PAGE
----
Newbury Street and Copley Square: By now you’ve walked a few miles through historic Boston, so you’ll be in need of some refreshments. Wander down Newbury Street for a taste of high end shopping plus a selection of restaurants. One street over is Boylston, which brings you to the heart of Copley Square and some of our favorite Boston Landmarks—Trinity Church, Boston Public Library, the Prudential Center—there’s plenty to do in that space.

TIP: When on Boylston Street, be sure to look for the Boston Marathon Finish Line (in front of Marathon Sports), but be careful of cars when snapping photos!

Five Tips for the Solo Traveler

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Coffee: The solo traveler’s best friend.

I was sitting in a restaurant one evening in Paris—the dining room was snug, with tables packed in to fit as many people as possible. I was alone, jotting down details of my day in my journal and slowly sipping a glass of red wine. In the time it took me to go through my meal, I conversed briefly with three couples who came and went from the tables to either side of me. And with each conversation, there was one comment that all three made about my travels.

“You are traveling by yourself? How brave!”

Traveling by yourself isn’t that scary though, especially when in a big city. To me, solo travel offers me a chance to unwind and catch up on thing I love, all on my own time. Paris was a place that was high on my list, and to be able to experience it in a way that was perfectly catered to me, it made my experience that much more memorable.

Of course, there are times that traveling alone gets tough—eating on your own can get lonely, but you can also push yourself to be more outgoing (something I often struggle to do in my day to day routine) and make friends with other travelers. Solo travel gives you a chance to make an experience that is all your own, but it helps to have a few tips before you head out there.

1. Take Some Extra Time to Plan

When traveling alone, especially as a woman, I find it gives my family some peace of mind if I put together an itinerary so they know where I will be on my travels. This means including any hotel addresses and phone numbers, tour company information (if you plan to do a tour), and any train/plane information as you move from one place to another. Beyond that, when traveling solo you have a chance to see and do exactly what you want so researching your destination ahead of time and making plans makes the anticipation that much more fun.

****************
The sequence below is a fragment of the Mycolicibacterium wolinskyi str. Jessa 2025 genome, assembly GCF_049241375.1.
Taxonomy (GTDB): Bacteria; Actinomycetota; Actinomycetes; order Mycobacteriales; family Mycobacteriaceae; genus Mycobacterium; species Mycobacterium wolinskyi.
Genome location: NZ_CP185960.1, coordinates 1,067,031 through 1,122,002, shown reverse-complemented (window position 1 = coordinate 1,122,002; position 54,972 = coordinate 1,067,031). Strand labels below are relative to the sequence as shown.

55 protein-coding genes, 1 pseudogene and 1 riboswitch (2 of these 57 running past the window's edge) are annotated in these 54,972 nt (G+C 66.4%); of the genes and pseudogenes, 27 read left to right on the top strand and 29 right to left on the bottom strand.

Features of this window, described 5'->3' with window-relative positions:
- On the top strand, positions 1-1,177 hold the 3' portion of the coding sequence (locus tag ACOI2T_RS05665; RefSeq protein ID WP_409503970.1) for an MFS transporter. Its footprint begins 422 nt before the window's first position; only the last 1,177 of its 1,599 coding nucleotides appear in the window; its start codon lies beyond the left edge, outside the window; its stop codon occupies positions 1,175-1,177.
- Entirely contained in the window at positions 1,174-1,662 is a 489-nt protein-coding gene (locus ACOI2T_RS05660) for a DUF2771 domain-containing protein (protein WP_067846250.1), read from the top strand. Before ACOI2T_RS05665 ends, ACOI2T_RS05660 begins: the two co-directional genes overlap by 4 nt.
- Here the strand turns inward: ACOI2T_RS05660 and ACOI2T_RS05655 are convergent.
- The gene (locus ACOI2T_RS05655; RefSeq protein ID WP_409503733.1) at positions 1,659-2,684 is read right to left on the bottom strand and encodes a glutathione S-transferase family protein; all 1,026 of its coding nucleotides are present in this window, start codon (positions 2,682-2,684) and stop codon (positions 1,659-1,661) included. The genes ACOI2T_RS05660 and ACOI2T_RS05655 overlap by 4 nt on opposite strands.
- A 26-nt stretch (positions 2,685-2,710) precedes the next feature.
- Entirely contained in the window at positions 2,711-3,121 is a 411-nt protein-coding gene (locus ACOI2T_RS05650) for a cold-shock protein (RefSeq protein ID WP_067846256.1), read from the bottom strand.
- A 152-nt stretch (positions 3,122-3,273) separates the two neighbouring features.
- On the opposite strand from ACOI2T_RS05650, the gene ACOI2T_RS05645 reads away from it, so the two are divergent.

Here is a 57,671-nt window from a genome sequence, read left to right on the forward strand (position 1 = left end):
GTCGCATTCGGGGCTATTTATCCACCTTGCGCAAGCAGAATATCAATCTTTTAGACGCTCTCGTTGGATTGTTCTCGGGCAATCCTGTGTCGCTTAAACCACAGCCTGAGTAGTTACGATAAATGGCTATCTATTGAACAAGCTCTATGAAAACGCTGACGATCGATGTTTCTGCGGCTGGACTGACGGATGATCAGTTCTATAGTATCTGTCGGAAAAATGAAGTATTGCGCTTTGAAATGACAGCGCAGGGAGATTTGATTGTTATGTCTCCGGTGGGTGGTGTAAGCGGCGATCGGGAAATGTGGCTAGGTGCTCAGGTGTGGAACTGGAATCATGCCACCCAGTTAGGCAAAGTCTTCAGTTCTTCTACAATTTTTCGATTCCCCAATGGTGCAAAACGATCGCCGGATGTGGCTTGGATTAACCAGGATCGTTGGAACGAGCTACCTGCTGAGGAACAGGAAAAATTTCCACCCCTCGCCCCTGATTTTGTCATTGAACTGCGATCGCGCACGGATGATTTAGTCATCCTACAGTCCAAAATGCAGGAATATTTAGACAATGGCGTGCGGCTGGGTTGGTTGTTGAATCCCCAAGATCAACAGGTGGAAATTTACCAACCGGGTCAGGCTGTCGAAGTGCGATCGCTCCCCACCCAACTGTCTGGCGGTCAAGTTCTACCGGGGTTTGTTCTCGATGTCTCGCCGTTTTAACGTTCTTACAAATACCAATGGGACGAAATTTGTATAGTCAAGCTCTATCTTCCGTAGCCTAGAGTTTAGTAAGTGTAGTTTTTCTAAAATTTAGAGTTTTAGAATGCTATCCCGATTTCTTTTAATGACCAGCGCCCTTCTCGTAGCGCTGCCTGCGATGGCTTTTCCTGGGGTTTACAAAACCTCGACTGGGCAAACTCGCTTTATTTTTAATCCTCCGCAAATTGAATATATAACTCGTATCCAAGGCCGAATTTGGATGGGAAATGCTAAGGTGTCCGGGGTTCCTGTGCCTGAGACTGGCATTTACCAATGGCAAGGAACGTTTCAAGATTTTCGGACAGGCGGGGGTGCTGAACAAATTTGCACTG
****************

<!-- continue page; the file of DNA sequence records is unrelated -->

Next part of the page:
2. Learn to Read a Map

I still travel like it’s 2008 (pre-iPhone, reliant on paper maps and the occasional Internet café). Technology has definitely made traveling easier, especially since now you can buy temporary international plans to use maps, text, post to Instagram, etc., and WiFi access in most hotels makes it easier to keep in touch with friends and family at home, but I still find it so appealing to switch my phone to airplane mode and use a paper map and guidebook to travel around a new city. This does require a moment of letting go—once you switch that phone over to ‘might as well be dead’ mode, you have to rely on your skills to navigate the old-fashioned way. Same goes if your phone dies while out for the day—it’s important to always know where you are, so learn the basics.

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Solo trips take you places you never expected. I fell in love with Bayeux on my last trip to France. 

3. Make New Friends

You’re traveling solo, but you don’t have to be alone. For younger travelers, hostels are a great way to make new friends and meet fellow solo travelers. Taking a day tour is another great way to interact with people. For me, in my day to day life I tend to be more introverted, but when traveling alone I have to force myself to be more social. Surprisingly, that little push has led to some lifelong friendships, and it makes my travel experiences so rewarding.

4. Reach Out to Old Friends

Even if you haven’t spoken in years, when traveling to a city where you know someone, take the moment to reach out. I guarantee 95 percent of the time they will be thrilled to meet up. Whether they live there, or in some cases, happen to be traveling there at the same time as you, it gives you a chance to catch up and get some good advice for when you are exploring the city later on.

5. Enjoy Your Time Alone

Solo travel isn’t for everyone, but if you decide to take a trip on your own, you will learn more about yourself than you ever thought possible. Take advantage of the time alone to see and do what you love—this trip is just for you, so make the most of it.

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A rare photo of the author, jet lagged but excited to be here 😀

Bergen Weekend: Winter Edition